Audits are the answer
By Dr. Bert Knegtering
These days, more and more discussions are popping up regarding the need for off-line proof testing of safety programmable logic controller (PLC) systems.
The primary reason for these discussions is the first PLC systems that went into service to protect process installations have been operating now for more than two decades.
The concern of many is the likelihood that certain components may fail is increasing. At the same time however, these systems have their own diagnostics. This means these systems continuously and automatically perform self-checks.
In the case of a physical component failure, the PLC system will automatically give an indication of that failure, and if needed, automatically take action.
However, reliable and safe operation of a safety PLC system does not only depend on the probability of having a physical hardware failure. Quite often, it appears over time, all kinds of other problems sneak into the system causing conditions that reduce the system's reliability and safety performance.
For example, sometimes a system is in maintenance override mode, but upon completion of the maintenance, no one removes the override. Another example is when there are failures in the design and implementation of systems.
This also raises the question of what the relationship is between the occurrence of a physical failure and the malfunctioning of the system due to other reasons. The general feeling in industry is most systems fail for reasons other than physical failures.
Further, when the failure is not due to physical system failure, which party is responsible for the failure? Is it the supplier or the user?
It depends. Problems typically observed during the first year, mainly relate to wrong implementation or design failures, and one can assign such occurrences to the supplier or the system integrator. Conversely, problems resulting in the malfunctioning of the system after many years (e.g. 10 years) most often rest with the user.
Today, many companies perform calculations to determine the Probability of Failure on Demand (PFD) for safety instrumented systems, including the safety-PLC system.
Based on the required Safety Integrity Level, the maximum time between off-line proof testing is calculated. This is the off-line proof test interval.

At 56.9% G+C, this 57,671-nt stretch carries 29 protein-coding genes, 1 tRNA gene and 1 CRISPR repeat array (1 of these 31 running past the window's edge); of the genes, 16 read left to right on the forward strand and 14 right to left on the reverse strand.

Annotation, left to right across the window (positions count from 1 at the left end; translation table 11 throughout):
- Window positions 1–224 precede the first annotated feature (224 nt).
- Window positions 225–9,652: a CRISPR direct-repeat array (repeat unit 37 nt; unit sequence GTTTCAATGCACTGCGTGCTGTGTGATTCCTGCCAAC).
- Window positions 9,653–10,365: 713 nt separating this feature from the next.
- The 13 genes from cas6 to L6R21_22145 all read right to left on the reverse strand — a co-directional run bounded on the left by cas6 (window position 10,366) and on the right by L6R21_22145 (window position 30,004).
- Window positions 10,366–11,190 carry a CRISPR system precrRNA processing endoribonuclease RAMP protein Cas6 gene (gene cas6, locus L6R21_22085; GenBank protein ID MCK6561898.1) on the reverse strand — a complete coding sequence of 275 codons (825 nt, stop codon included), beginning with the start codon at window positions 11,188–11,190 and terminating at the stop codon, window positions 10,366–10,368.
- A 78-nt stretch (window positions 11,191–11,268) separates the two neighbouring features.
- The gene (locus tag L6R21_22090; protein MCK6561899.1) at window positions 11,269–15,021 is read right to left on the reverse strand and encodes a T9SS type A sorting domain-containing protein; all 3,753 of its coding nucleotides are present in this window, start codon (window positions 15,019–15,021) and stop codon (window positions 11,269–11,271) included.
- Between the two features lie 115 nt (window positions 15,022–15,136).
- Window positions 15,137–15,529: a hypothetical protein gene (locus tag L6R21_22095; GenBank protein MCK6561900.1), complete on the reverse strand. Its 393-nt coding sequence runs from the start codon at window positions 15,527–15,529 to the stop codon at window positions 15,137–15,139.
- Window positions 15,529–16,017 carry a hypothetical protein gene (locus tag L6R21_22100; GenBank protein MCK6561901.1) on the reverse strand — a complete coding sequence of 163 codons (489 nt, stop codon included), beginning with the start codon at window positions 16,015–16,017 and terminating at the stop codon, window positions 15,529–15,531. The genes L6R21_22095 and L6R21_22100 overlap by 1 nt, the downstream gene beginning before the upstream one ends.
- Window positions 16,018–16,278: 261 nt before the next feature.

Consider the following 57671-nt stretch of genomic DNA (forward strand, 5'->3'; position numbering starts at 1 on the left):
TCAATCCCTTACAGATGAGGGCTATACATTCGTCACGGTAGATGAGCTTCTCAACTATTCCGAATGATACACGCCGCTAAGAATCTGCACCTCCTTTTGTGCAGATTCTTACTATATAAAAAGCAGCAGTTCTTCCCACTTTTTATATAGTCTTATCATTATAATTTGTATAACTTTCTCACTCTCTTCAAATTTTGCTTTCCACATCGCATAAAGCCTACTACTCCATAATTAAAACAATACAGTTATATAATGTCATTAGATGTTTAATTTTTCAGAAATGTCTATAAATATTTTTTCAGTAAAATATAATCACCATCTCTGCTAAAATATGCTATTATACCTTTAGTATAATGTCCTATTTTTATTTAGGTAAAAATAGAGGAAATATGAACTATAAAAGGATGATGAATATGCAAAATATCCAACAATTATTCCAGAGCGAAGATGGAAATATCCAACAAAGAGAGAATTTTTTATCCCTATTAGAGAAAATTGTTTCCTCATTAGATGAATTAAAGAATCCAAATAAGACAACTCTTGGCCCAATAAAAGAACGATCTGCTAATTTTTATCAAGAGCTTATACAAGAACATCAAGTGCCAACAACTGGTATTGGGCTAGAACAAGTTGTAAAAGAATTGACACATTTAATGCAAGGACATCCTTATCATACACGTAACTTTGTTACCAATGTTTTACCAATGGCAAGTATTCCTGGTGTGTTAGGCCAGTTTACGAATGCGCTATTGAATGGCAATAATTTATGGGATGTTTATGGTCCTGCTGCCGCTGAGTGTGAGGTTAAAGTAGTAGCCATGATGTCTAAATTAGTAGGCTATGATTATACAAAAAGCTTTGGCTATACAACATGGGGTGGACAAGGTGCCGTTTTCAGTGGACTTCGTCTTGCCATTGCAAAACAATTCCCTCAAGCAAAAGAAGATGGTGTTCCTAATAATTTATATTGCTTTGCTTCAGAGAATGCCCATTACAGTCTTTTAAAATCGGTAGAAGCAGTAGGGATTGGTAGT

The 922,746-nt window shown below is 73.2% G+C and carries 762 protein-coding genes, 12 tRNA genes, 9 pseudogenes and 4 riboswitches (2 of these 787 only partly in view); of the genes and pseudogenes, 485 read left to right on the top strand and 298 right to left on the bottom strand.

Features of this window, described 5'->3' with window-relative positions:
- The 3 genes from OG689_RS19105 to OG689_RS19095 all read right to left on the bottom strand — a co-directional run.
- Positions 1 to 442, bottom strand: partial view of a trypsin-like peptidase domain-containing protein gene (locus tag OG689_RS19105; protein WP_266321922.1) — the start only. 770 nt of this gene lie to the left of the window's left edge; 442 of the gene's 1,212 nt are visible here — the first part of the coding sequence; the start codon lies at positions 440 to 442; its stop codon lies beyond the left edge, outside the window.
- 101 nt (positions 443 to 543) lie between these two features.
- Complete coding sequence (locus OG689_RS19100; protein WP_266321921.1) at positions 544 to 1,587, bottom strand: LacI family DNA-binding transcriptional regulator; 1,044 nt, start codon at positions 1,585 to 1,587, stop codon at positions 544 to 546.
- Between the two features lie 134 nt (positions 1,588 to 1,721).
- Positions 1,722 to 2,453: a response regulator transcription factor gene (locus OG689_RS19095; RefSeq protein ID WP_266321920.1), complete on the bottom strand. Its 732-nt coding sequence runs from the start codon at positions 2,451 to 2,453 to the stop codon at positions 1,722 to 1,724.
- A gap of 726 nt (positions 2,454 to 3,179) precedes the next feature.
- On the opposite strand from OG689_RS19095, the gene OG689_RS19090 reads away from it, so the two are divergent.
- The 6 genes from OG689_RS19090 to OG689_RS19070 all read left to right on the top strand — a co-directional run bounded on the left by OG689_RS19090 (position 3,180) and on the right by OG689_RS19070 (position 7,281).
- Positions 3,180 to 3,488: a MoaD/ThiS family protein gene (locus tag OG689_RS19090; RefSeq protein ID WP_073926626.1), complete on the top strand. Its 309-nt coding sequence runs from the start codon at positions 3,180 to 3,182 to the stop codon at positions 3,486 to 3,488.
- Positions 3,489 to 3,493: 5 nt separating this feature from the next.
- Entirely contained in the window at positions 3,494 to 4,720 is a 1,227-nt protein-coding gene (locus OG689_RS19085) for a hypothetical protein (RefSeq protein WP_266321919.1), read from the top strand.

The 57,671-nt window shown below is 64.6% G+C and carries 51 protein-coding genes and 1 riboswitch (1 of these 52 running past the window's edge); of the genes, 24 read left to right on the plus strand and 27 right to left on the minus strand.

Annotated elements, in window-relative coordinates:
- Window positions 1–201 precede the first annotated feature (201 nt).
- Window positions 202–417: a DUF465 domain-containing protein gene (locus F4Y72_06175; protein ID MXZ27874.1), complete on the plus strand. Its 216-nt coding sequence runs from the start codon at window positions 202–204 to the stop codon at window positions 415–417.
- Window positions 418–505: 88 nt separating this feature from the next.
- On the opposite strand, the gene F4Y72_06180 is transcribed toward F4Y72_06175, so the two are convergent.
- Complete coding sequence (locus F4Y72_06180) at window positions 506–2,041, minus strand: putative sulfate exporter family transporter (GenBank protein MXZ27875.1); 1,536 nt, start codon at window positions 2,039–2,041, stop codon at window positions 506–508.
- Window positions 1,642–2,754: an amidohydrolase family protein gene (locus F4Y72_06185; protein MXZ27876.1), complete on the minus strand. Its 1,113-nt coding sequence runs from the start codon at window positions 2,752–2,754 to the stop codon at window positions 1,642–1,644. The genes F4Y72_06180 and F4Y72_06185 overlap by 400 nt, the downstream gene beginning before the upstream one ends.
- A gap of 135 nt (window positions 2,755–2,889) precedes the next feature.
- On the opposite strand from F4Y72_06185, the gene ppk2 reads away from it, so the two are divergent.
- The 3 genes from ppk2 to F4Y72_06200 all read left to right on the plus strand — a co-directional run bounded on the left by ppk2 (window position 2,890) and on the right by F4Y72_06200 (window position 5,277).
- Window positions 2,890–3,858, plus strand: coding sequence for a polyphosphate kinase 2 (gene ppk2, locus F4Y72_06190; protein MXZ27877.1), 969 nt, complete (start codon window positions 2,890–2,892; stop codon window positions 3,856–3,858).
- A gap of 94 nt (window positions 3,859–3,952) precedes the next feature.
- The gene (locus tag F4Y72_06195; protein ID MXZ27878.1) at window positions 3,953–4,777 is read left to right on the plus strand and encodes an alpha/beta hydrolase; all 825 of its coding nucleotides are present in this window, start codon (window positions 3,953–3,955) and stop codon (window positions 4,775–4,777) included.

How should this test proceed? The main concern should not focus on physical hardware failures but much more on the other category of problems. It is for this reason that users of safety PLC systems should, after a certain number of years, spend their efforts on doing a system audit.
System specialists, in this case, should do an inspection to observe anomalies and judge whether the system is still in good condition or not. A system audit will yield information on whether it is still operating safely and reliably, and very importantly, whether one can expect the system to continue to operate safely and reliably in the coming years.
This is how we can address doubts about our oldest safety PLC systems.
ABOUT THE AUTHOR
Dr. Bert Knegtering (Bert.Knegtering@honeywell.com) is a senior consultant for industrial process safety and works in The Netherlands.
PLC: Programmable Logic Controller is a control device designed specifically for industrial machines that perform logical operations compatible with traditional relay logic.
Safety PLC is a PLC specifically designed to be reliable through the device of redundancy. It could be for safety reasons or to minimize the commercial impact of a serious failure.
IEC 61508 is an international standard, and its title is Functional safety of electrical/electronic/programmable electronic safety-related systems.
PFD: The Probability of Failure on Demand and RRF (Risk Reduction Factor) for different SILs (Safety Integrity Level) as defined in IEC 61508 are as follows: